‘Most airports are effective monopolies’ and then ‘there are airports that have market power’ – two differing definitions, but which is true?

Two seemingly contradictory trains of thought emerged from last week’s CAPA Qatar Aviation Aeropolitical and Regulatory Summit in Doha when the subject of airport activity was discussed.

On the one hand, PA Nyras (part of the PA Group) commercial aviation lead David Huttner, said: “Most airports are effective monopolies”, which is why “regulation acts as a proxy for competition” between airport operators.

On the other, ACI Europe head of economics and competition Michael Stanton-Geddes, said “there are airports that have market power”, but opined that it is a relatively small number of airports and ultimately he disagrees that airports are effective monopolies.

Mr Stanton-Geddes cited London Heathrow Airport as an example of an airport that has “significant market power”. So, who offers the more accurate viewpoint? Are there few airports that are ‘monopolies’, applying excessive market power, or more than there should be? The Blue Swan Daily shares its viewpoint when considering UK airports, given Mr Stanton-Geddes’ example.

Market/monopoly power is defined as the ability of a firm (or group of firms) to raise and maintain price above the level that would prevail under competition. The exercise of market power leads to reduced output and loss of economic welfare. A monopoly simply refers to when a company and its product offerings dominate a sector or industry.

A formal study of airport competition and market power took place in 2012, by Copenhagen Economics. It was sponsored by ACI Europe and concluded that there was little evidence of monopoly activities and that “much current airport regulation is likely to be inappropriate now that airline liberalisation has transformed the demand side of airport markets, has increased airline switching and passenger choice and led to inter- airport substitutability which has significantly strengthened the competitive constraints on airports.”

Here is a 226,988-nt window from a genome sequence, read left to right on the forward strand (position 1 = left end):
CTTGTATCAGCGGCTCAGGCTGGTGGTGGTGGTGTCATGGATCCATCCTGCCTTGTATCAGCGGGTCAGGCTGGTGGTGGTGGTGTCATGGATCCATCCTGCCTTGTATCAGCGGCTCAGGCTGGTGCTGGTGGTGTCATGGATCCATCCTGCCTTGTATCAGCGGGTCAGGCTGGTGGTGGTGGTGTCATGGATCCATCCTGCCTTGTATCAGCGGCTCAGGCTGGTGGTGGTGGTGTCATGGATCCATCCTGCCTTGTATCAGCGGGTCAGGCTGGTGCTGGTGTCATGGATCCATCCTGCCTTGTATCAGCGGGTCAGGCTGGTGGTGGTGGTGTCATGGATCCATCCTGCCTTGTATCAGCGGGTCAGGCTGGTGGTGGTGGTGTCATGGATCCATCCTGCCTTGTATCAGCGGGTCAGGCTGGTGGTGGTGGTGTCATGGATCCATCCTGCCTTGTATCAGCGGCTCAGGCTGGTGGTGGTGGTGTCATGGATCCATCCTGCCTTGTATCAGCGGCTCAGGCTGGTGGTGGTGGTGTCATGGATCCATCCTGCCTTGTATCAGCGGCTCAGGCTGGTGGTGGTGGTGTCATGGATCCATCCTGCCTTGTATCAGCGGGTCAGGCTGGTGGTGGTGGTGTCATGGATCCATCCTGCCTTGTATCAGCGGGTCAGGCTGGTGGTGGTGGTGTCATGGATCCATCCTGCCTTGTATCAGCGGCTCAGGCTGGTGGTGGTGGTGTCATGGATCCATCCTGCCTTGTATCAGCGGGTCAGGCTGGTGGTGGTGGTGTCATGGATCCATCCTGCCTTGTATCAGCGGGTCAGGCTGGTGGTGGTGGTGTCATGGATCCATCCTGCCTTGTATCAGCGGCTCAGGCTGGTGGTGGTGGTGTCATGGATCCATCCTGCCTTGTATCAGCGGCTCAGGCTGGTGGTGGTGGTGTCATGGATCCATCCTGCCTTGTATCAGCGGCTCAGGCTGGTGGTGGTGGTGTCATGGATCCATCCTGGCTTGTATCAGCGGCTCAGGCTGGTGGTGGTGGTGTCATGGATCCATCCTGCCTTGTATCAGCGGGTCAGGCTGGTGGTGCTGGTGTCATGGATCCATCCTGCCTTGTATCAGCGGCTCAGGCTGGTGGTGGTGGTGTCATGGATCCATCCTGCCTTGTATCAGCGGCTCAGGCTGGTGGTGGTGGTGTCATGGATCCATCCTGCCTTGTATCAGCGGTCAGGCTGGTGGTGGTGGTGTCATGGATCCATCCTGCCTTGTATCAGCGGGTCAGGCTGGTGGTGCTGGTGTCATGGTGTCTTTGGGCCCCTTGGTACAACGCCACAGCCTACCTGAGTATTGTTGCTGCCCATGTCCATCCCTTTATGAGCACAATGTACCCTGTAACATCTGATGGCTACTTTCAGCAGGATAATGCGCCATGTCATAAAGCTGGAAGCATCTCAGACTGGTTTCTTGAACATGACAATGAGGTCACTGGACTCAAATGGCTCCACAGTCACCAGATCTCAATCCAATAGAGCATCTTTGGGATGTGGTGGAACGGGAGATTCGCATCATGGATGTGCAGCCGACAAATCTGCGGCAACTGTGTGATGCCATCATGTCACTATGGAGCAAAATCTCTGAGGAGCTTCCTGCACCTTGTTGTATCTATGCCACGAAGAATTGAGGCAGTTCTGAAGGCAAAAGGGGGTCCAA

That is perhaps why the ACI representative was so adamant that relatively few airports have market power although he did acknowledge that London Heathrow is one of them. So, which are the others?

If we begin with Heathrow and stay with the premise that market power is defined by the excessive charges that the airport can apply beyond what would prevail in competition, then it is clear that is correct – but only just, and only in London.

The chart below compares Heathrow with two other London airports, Gatwick and Stansted (there are six in all). Heathrow is almost exclusively served by full-service carriers. Gatwick has a mixed traffic base of FSC, low-cost and charters, while Stansted is mainly low-cost. Also in the chart are Manchester and Birmingham airports, serving the country’s second and third biggest conurbations. The charges are for 2019.

CHART – How London Heathrow’s ‘market power’ compares with other leading London and regions’ airports in relation to landing chargesSource: CAPA – Centre for Aviation and Air Transport Research Society (data: 2019)

The results are perhaps a little surprising. Of the three London airports Heathrow has the highest charges, but only just, over Gatwick and not in the smallest aircraft category (50-seat CRJ-200s and similar). Stansted has the lowest charges as one might expect.

In most categories, Manchester, which also has a mixed business model base, has lower charges – it is in open competition with airports such as Liverpool, Leeds-Bradford and Doncaster-Sheffield. But how does one explain Birmingham’s very high charges? That central England airport is also in competition, with Heathrow and Stansted to the south, Manchester to the north, and locally, the East Midlands airport.

Our UK insight offers no firm conclusions. Landing charges are only one way of measuring airport charges to airlines and the compared examples vary significantly. There are surprising results though, like the Birmingham charges.

It can be observed that charges are likely to vary more where there is different ownership at airports. That is the case in the UK, where all six London airports are under separate (private or public-private) ownership, as are the other two in the sample, and only one (Heathrow) is currently regulated. But, based on our brief analysis, there is little evidence, in the UK at least, to support the conclusion that airports are monopolies.

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